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Promotin’ the General Welfare

Stop and Frisk for All!

Recently, U.S. Senator John Kennedy opined on the Times-Pic’s website about the current state of the crime problem in New Orleans. Yes, we have one. Sadly, we’ve had one for quite some time and lately, it’s worsening. Near the close of his sobering sermon, the Senator offered up an oh-so-novel solution to stem criminal activity in New Orleans’ streets – what he refers to as a “stop-question-and-frisk program”, and what T-P Columnist Tim Morris later clarifies in a “he meant to say” column addressing Kennedy’s “stop and frisk" suggestion.


Now, maybe I’m giving Sen. Kennedy a bit too much latitude on this one, more so than Mr. Morris might allow, but adding a new wrinkle to this plank of the “broken windows” strategy might actually allay concerns over racial profiling and, to the contrary, make allies instead of enemies.


Hmmm, I smell a thought coming.


See, and believe me, I have not one whit of insider info on this matter, but hear me out on behalf of the Estimable Senator. By questioning a person who has been stopped before you begin to frisk the individual, an officer of the law has a moment to exercise greater discretion and assess the “situation,” if you know what I mean. Of course, the person, er, “situation,” being stopped might well resent being delayed on her or his way to handling whatever business is at hand; but hey, what’s a little more inconvenience in your life when you’re suspected of being a card-carrying thug?


I mean, it’s not racial profiling if you mean well, according to Sen. Kennedy’s logic — which raises another opportunity to do good and do one better. Instead of stopping, questioning, and frisking only those “situations” (I’m getting the hang of it!) that seem to best exemplify members of Thug Nation, how’s about we stop, question, and frisk everyone, just like TSA reserves the right to do at an American airport?!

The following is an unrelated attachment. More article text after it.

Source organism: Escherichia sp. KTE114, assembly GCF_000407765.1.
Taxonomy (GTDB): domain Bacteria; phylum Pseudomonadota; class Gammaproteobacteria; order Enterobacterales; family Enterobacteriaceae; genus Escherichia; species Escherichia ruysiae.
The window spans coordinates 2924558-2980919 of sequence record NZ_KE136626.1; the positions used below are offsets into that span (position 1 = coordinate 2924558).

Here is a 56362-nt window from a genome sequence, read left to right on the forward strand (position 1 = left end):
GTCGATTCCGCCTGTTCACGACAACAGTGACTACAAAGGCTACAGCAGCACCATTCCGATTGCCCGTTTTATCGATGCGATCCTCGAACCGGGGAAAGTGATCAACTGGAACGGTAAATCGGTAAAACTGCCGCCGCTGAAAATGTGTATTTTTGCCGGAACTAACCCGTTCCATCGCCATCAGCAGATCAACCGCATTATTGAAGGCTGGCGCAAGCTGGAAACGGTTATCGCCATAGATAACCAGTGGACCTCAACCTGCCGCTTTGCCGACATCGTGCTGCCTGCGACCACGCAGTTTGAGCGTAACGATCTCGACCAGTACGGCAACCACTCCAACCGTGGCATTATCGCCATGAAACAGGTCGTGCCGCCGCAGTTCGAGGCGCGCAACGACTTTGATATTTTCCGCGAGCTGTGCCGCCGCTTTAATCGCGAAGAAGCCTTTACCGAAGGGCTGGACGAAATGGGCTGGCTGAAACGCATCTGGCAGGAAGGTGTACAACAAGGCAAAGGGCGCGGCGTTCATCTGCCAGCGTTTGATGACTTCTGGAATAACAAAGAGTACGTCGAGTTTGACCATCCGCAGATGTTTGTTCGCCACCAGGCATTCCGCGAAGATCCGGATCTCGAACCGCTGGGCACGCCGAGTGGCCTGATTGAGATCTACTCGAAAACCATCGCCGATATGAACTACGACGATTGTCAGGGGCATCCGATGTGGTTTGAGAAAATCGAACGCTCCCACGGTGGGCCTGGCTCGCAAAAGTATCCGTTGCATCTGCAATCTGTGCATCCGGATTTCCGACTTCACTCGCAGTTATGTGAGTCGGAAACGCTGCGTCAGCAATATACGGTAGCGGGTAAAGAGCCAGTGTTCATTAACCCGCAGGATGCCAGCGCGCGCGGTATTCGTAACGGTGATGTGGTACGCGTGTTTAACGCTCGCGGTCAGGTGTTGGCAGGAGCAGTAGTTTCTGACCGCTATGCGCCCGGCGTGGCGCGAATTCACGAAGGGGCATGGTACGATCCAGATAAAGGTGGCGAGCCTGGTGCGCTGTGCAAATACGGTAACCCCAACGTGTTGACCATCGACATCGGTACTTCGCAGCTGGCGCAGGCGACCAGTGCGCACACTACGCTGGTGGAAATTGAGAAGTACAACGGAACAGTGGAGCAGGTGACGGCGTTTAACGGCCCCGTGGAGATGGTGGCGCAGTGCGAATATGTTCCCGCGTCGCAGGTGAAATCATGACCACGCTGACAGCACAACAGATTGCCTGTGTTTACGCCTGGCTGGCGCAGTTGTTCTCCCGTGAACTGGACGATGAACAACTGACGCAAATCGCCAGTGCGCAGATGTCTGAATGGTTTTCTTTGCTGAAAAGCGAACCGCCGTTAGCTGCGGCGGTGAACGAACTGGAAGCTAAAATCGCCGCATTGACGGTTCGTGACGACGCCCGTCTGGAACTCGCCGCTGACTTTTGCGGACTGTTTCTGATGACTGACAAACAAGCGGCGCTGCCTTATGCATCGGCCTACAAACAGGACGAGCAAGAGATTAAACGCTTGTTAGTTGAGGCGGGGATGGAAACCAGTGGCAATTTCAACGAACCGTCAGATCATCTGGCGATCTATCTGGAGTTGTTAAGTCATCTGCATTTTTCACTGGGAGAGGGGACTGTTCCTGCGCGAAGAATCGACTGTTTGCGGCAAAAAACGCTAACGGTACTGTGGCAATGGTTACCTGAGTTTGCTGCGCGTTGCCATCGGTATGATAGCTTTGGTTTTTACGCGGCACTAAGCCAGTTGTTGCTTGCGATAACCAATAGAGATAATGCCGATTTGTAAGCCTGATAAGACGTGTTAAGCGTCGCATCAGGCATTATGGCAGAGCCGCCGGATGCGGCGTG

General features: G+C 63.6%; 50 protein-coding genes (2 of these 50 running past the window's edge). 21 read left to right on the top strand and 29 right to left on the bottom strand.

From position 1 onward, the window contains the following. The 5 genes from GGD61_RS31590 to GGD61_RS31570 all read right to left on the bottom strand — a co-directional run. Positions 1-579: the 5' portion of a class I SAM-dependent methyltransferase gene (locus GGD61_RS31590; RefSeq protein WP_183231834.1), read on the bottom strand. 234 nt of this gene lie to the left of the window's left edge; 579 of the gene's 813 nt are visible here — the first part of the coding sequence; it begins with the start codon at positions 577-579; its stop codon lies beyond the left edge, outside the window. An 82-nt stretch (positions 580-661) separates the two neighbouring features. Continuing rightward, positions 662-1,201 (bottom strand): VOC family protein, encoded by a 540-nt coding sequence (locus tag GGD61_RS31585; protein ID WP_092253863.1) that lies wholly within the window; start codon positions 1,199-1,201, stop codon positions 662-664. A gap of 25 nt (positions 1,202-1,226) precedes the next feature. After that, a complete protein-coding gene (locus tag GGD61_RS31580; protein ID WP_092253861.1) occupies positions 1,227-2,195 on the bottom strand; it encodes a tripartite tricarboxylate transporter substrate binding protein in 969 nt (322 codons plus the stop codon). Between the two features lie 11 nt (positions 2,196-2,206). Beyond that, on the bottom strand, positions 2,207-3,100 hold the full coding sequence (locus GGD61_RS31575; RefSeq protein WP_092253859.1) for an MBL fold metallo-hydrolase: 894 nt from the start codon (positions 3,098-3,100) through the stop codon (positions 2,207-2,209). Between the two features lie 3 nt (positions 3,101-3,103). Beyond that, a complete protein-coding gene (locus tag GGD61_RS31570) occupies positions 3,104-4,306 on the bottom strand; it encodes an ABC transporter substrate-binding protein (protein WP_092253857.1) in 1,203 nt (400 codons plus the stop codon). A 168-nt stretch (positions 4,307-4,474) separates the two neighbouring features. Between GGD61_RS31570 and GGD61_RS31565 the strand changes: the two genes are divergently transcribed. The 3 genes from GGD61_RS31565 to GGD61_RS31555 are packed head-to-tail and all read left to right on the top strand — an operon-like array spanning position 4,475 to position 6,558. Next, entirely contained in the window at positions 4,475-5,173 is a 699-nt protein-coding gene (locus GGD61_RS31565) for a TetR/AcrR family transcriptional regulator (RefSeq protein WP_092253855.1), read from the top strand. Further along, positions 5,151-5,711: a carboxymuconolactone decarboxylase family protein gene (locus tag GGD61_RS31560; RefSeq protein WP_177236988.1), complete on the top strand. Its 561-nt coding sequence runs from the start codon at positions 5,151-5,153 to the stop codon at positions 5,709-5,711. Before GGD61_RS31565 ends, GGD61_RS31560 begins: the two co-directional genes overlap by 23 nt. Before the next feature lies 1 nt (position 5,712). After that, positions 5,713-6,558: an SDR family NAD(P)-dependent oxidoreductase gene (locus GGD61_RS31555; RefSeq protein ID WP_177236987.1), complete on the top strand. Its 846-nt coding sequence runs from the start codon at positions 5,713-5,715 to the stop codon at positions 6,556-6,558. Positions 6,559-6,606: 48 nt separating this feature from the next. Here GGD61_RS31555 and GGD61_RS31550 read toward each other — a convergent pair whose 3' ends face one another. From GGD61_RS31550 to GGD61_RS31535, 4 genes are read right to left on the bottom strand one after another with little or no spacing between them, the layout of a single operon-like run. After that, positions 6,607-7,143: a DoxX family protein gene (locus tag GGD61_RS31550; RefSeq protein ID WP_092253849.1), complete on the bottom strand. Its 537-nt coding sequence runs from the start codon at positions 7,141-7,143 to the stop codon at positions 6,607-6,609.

As a person of a color “situation” (by jove, I think I’ve got it!), I am always eager to join my fellow patriots when approaching TSA checkpoints because I know that it is more likely that we will be treated equally, regardless race, color, or creed (hopefully, right?). Sen. Kennedy’s brilliant modification works perfectly fine if the potential for everyone to be inconvenienced exists. Then, the likelihood of being accused of racial profiling should lessen.


Now, you might say, as I’m sure Sen. Kennedy would, that only persons who most resemble a “thug” — his broadly socio-cultural identifier — should be subjected to this nuisance. As he states in his humble opinion, “stop-and frisk is not racial profiling, as some say.  ‘Reasonable suspicion’ is a legal, objective standard taught every day in police academies.”  


Oops! Now, Senator, you lost me…


I was really right there with you up until you dropped that line about “reasonable suspicion”. Your version of "reasonable suspicion” may be a horse of a whole ‘nother color when observed from someone else’s perspective. The high-falutin’ legalese applied to describe a practice “taught every day in police academies” does not convince me that it is not applied subjectively, especially not when conducted according to your specifications.


Consider that in the beginning of his modest proposal, Kennedy describes a mugging committed by “a thug wearing a black bandana and brandishing a silver handgun.” That is one case of a type of “thug” — but what about “thugs” who engage in criminal activity in other areas Sen. Kennedy represents, “thugs” who live in other than urban areas, the ones who don’t necessarily come to mind when you say “thug” in reference to crime in an American city? Aren’t those folks part of the problem as well?  Or, maybe they’re better described as “hooligans” (sorry, it’s the Catholic school in me).


If everyone was stopped, questioned, and frisked in all circumstances, perhaps every “situation” in which one is  “suspected” of “holding” something illegally – be it drugs or guns – would receive the same expert, “police academy” scrutiny. Then no one could be charged with age or gender discrimination, let alone racial discrimination. Law enforcement could even establish stop, question, and frisk checkpoints, akin to drunk-driving checkpoints. We could become the poster children for a more effective “stop-and-frisk” practice: by updating the old way with a little twist — first stop, then ask, then frisk. I hear a PSA jingle somewhere in there!


Let’s face it, TSA seems to do a pretty good job of it — maybe a bit too thorough at times for some folks’ tastes, but you can never be too careful these days. TSA stops. TSA questions. And, if the mood strikes ‘em, it’s arms-up-and-legs-apart time!  


And if applied trying to stop crime, who knows? You might nab a few more who would’ve fallen through the cracks. Instead of sniffing out lil Annie who got her gun, it could be Grannie got a gun and this time she means business!


Thanks, Sen. Kennedy, for working to make New Orleans, and America, a better place.



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The text above is a column and expresses only the opinion of the author, not NOLA Defender or NOLA Defender’s Editorial Board.

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